Dr. Ellen Whitaker, an obstetrician and gynecologist at Washington Hospital Center, says yoga’s impact as a muscle-toning exercise often is overlooked.

“There’s a lot of misconceptions about yoga in general,” Dr. Whitaker says. “It’s also a very powerful workout … strengthening and toning the muscles leads to a more efficacious delivery.

“Obviously, the breathing can help one relax and focus and do a better job when doing the pushing part [of labor],” she says.

She doesn’t recommend poses that involve pressure on the stomach, but she says pregnant mothers can practice yoga “right up until labor.”

“I don’t think there’s any danger in resuming postpartum,” she adds. “Yoga is all about listening to your body. … Your body will tell you when to stop.”

Herndon resident Elizabeth Moran, 25, started a yoga class when she was pregnant last year because she wanted to have a natural childbirth and thought the classes could make that easier for her.

Ms. Moran says yoga proved a sound addition to her birth plan.

“There’s a nice correlation between taking the yoga and hiring the doula,” she says, referring to a delivery expert some consult to assist with the labor process.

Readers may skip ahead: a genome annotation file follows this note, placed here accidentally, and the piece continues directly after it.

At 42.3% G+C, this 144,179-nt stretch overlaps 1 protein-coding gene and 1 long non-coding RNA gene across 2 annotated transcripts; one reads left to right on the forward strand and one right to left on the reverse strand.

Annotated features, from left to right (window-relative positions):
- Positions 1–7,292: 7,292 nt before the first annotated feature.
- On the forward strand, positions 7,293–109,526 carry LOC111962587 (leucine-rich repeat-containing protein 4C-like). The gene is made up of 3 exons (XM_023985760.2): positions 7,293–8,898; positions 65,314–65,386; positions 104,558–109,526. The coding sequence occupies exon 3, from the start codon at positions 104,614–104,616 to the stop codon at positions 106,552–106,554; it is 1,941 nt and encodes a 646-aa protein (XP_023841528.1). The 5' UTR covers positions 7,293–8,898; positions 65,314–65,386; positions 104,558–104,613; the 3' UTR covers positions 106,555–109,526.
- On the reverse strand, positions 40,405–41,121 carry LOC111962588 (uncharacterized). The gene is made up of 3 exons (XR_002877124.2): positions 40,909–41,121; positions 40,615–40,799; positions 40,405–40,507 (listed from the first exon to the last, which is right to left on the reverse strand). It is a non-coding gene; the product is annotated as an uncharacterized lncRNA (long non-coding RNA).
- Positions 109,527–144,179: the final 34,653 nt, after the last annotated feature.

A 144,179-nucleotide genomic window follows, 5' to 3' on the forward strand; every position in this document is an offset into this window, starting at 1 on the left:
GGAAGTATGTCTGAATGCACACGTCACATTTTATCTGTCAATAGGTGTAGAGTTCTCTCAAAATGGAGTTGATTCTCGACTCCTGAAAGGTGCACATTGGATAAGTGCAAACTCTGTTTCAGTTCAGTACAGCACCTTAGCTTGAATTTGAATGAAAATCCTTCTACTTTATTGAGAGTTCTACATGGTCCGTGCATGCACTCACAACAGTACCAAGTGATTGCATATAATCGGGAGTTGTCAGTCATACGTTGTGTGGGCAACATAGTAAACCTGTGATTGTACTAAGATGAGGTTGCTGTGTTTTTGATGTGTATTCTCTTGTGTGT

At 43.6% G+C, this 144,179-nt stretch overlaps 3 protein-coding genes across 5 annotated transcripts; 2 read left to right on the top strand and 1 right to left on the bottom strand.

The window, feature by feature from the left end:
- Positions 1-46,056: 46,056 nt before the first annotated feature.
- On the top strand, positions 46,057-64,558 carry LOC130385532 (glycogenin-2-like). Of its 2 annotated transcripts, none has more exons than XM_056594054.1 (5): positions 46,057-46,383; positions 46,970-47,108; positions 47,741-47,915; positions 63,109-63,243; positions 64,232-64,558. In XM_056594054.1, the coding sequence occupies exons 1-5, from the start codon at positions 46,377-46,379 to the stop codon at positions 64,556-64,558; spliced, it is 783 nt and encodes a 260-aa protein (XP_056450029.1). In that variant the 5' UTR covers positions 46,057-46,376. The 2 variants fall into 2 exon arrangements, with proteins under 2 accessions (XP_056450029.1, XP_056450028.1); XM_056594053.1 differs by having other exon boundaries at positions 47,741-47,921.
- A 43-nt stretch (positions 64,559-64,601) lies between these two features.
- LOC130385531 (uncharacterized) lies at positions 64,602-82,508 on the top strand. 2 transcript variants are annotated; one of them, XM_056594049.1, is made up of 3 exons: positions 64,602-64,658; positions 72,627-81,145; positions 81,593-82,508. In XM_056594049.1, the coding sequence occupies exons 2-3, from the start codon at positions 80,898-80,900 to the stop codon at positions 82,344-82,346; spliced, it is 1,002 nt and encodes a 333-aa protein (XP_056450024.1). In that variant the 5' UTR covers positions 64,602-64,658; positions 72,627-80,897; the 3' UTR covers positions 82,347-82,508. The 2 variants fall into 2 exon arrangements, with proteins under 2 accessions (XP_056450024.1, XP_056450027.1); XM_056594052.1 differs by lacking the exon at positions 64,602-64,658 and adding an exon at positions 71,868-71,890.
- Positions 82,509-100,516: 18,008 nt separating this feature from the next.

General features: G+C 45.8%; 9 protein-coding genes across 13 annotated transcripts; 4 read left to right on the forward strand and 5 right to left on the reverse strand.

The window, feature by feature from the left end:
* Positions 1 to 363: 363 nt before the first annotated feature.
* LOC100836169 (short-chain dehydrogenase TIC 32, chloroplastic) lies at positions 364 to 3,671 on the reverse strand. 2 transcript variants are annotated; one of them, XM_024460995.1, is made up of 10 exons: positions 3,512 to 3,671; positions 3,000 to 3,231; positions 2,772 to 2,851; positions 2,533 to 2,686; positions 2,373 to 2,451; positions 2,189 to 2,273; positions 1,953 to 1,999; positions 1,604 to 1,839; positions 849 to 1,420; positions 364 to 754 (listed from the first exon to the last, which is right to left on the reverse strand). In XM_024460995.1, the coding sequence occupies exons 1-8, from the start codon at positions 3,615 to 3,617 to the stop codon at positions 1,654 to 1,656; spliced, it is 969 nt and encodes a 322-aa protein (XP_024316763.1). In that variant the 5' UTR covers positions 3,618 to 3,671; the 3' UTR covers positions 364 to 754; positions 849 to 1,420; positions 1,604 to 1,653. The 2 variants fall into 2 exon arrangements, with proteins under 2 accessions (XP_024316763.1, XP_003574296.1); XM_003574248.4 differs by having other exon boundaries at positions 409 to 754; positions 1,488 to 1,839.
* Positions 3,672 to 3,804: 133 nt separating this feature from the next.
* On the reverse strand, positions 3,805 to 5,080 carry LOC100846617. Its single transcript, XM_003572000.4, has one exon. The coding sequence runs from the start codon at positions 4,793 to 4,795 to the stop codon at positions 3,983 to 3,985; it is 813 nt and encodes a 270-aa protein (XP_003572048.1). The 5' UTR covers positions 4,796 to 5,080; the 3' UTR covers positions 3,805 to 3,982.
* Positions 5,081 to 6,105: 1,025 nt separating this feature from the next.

“It’s so relaxing,” she says of her yoga classes. “That’s the key to any good birth experience — to be able to relax and focus. Yoga intensifies your ability to focus and tell your body to relax, and it actually relaxes.”

She also concurred with her fellow students about how restful they all felt after their Friday classes.

“Every Friday night when we came home from yoga class we’d sleep, and sleep wonderfully,” she recalls. “The farther along you go [in a pregnancy], the less you’re gonna sleep, so it’s beneficial there.”

Yoga also helped her cope with painful Braxton-Hicks contractions, the false labor pains some women have toward the end of their pregnancies.

“I’m able to close my eyes and focus on a mantra I learned during yoga and let it happen. … If I hadn’t taken yoga, I’d probably tighten up” during the contractions, Ms. Moran says.

Fitness expert Denise Austin of Alexandria turned to yoga to help her during her two pregnancies.

Mrs. Austin says yoga can improve a woman’s circulation while she avoids the jumping and jarring of other exercise forms, such as aerobics.

“It helps to relax them and at the same time increases good circulation, which all pregnant woman need,” says Mrs. Austin, whose line of fitness videos includes several yoga instructional tapes and one devoted to pregnant women.

She cautions yoga moms not to push their poses too far because a pregnant woman’s body releases hormones that relax her ligaments and allow for deeper stretches.

“It’s good not to overdo a stretch,” says Mrs. Austin, who credits yoga with helping her deal with calf-muscle cramps during her pregnancies.

Mrs. Austin’s fit physique can be attributed partially to yoga, but she says performing the various poses while pregnant did more than keep her in shape.

“Mentally, the nicest part about yoga and pregnancy is you stay in touch with your maternal self,” she says. “You do the breathing, which helps you in the delivery, but you also have time to think about the wonderful parts of being pregnant.”